Coming Soon To A Sky Near You

Over the weekend, 400 drones came together to form a giant purple QR code floating over the city of Austin, Texas. The QR code formed by the fleet of drones, which was hundreds of feet high, apparently was scannable and was part of a promotion of the upcoming release of the sci-fi series Halo on the Paramount+ network. It occurred during Austin’s annual SXSW (South by Southwest) music, film, and interactive media festivals.

According to a report in the Hollywood Reporter, people in Austin were variously “freaked out,” annoyed, or impressed by the marketing stunt. Having been to Austin several times, I seriously doubt that many of the young, uber-cool Austinites were “freaked out” by the display, unless they were already under the influence of some powerful mind-altering substance or were part of the fringe group that believes that we all really live in a computer simulation, as in The Matrix, and saw this as a giant, revealing glitch in the programming. I’d be surprised if most of the residents in Austin’s capital city did anything other than take a selfie with a comical expression on their faces and the giant QR code in the background, post it on all of their social media accounts, and then return to drinking their butter coffee or one of the many Austin area craft beers and riding their scooters around town.

What this really means is that soon the skies everywhere will soon be cluttered with drone QR code ads. Now that the Halo marketers have shown the way, copycat displays cannot be far behind. Drones are cheap and easy to program, and QR Code formations should not be hard to design. I wouldn’t be surprised to see some QR code floating above Columbus on the day of the Ohio State-Notre Dame football game this coming September, or during next year’s Arnold Festival. And ultimately the skies will be filled with competing QR codes and other ads, as seen in many dystopian sci-fi movies about grim and overcrowded futures.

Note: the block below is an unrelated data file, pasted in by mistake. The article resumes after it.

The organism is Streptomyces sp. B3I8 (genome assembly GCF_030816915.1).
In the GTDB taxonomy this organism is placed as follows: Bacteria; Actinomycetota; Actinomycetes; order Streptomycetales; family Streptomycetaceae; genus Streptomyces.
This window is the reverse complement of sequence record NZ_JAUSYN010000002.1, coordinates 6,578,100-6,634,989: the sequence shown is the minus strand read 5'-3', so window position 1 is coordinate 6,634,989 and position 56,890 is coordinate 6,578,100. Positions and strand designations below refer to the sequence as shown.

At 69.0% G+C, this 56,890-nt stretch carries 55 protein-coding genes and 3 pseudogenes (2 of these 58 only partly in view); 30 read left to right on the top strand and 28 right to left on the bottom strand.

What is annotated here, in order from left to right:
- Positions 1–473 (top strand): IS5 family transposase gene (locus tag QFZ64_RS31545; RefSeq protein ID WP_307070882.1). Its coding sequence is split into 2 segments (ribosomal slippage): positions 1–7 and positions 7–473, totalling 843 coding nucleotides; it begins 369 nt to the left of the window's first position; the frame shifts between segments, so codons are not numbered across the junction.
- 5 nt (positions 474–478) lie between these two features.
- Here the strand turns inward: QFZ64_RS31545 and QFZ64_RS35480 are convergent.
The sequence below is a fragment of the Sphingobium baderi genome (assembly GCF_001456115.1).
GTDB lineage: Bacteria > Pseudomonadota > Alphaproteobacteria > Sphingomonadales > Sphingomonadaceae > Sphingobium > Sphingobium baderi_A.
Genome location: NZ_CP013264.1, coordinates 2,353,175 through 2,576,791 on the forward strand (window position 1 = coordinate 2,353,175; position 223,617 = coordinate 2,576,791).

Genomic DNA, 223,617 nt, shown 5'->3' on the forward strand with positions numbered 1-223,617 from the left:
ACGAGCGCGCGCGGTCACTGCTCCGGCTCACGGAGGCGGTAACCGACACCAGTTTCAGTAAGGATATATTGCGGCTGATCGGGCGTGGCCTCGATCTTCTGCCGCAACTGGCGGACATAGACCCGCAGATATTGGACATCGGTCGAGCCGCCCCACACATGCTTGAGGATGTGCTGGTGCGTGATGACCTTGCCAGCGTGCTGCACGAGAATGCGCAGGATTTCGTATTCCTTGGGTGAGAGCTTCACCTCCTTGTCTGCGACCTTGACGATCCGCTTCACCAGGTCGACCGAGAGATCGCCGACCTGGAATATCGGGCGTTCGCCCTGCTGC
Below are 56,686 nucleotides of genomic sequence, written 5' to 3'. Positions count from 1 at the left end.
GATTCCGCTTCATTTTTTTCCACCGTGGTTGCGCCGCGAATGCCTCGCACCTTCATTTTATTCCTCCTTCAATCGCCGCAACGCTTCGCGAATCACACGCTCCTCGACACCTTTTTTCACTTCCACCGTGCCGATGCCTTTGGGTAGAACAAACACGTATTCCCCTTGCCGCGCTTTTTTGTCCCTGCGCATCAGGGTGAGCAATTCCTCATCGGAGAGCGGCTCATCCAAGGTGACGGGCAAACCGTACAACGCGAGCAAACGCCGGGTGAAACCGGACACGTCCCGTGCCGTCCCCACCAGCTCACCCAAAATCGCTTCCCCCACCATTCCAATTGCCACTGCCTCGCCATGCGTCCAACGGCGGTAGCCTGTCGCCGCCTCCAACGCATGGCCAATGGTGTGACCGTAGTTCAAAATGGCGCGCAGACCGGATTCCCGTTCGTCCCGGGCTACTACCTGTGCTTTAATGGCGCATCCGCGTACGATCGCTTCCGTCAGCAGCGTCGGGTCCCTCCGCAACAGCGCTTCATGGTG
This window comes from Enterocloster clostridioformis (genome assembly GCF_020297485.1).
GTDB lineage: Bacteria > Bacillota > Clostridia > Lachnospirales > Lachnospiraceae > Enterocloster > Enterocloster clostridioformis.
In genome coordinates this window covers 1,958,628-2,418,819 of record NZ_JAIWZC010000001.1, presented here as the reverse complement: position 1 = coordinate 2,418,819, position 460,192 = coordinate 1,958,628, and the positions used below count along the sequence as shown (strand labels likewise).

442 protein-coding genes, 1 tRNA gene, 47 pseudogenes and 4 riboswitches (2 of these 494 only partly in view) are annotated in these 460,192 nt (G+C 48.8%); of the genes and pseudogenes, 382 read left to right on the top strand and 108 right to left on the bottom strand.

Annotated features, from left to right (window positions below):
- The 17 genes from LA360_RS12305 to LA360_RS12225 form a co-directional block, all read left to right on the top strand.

In a way, this development was inevitable. Given the prevalence of marketing in the modern world, we can expect that eventually ads will be everywhere you look, coating every surface and floating in the skies above. The world will be like the internet, and the only issue will be where the next pop-up ad will appear as you walk down the street.

A Tipping Point

Yesterday we went to a restaurant. When we sat down after finding our way to a table on our own (“Sit anywhere you like,” the hostess helpfully said) we were confronted by this increasingly familiar QR code item on the tabletop. I’ve been in restaurants before where you use the scanning feature of your cellphone to connect in order to call up the menu.

But this scanning feature was more extensive. You not only called up the menu, you placed your order yourself–hitting a “send to kitchen” button when you were done–and then proceeded to pay for the order, entering in our credit card information on the key buttons of our phone. But when I got to the “tipping point,” where I would put in a gratuity for our waitress, I was stumped.

What is the proper tip amount under these circumstances? By the time I was entering the tip amount, our waitress had literally done nothing; the whole process had been entirely self-serve. By tipping at the outset, there was no connection whatsoever between wait staff performance and the tip, to say nothing of the fact that many of the traditional wait staff duties–providing menus, offering helpful information about what was good, presenting the bill and receiving payment–were being done electronically. We didn’t really interact with our waitress until she brought the food.

I still gave the waitress a good tip, because I appreciate anybody who is working under these circumstances, but not as much of a tip as I would under normal circumstances, when the waitress would offer the full array of services and I wouldn’t have to do 80 percent of the work. Is there a new normal for tipping under these circumstances?